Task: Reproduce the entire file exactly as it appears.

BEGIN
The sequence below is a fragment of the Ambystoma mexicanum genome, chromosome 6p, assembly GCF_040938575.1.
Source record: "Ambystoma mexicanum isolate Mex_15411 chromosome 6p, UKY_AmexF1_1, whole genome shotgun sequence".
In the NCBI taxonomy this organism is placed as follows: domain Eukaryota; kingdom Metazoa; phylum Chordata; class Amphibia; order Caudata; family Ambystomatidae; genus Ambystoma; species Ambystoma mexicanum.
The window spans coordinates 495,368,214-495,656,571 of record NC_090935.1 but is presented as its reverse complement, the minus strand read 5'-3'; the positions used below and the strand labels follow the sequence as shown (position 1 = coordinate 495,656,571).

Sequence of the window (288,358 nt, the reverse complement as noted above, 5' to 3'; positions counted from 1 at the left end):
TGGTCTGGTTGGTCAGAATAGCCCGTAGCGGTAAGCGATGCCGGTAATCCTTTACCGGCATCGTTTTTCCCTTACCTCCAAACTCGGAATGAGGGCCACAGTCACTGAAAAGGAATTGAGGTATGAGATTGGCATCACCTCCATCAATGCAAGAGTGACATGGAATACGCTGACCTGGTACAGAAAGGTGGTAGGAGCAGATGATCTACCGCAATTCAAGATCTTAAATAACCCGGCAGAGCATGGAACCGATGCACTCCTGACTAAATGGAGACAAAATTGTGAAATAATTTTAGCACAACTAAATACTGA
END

The sequence below is a fragment of the Ambystoma mexicanum genome, chromosome 6p, assembly GCF_040938575.1.
Source record: "Ambystoma mexicanum isolate Mex_15411 chromosome 6p, UKY_AmexF1_1, whole genome shotgun sequence".
In the NCBI taxonomy this organism is placed as follows: domain Eukaryota; kingdom Metazoa; phylum Chordata; class Amphibia; order Caudata; family Ambystomatidae; genus Ambystoma; species Ambystoma mexicanum.
The window spans coordinates 495,368,214-495,656,571 of record NC_090935.1 but is presented as its reverse complement, the minus strand read 5'-3'; the positions used below and the strand labels follow the sequence as shown (position 1 = coordinate 495,656,571).

Sequence of the window (288,358 nt, the reverse complement as noted above, 5' to 3'; positions counted from 1 at the left end):
TGGTCTGGTTGGTCAGAATAGCCCGTAGCGGTAAGCGATGCCGGTAATCCTTTACCGGCATCGTTTTTCCCTTACCTCCAAACTCGGAATGAGGGCCACAGTCACTGAAAAGGAATTGAGGTATGAGATTGGCATCACCTCCATCAATGCAAGAGTGACATGGAATACGCTGACCTGGTACAGAAAGGTGGTAGGAGCAGATGATCTACCGCAATTCAAGATCTTAAATAACCCGGCAGAGCATGGAACCGATGCACTCCTGACTAAATGGAGACAAAATTGTGAAATAATTTTAGCACAACTAAATACTGA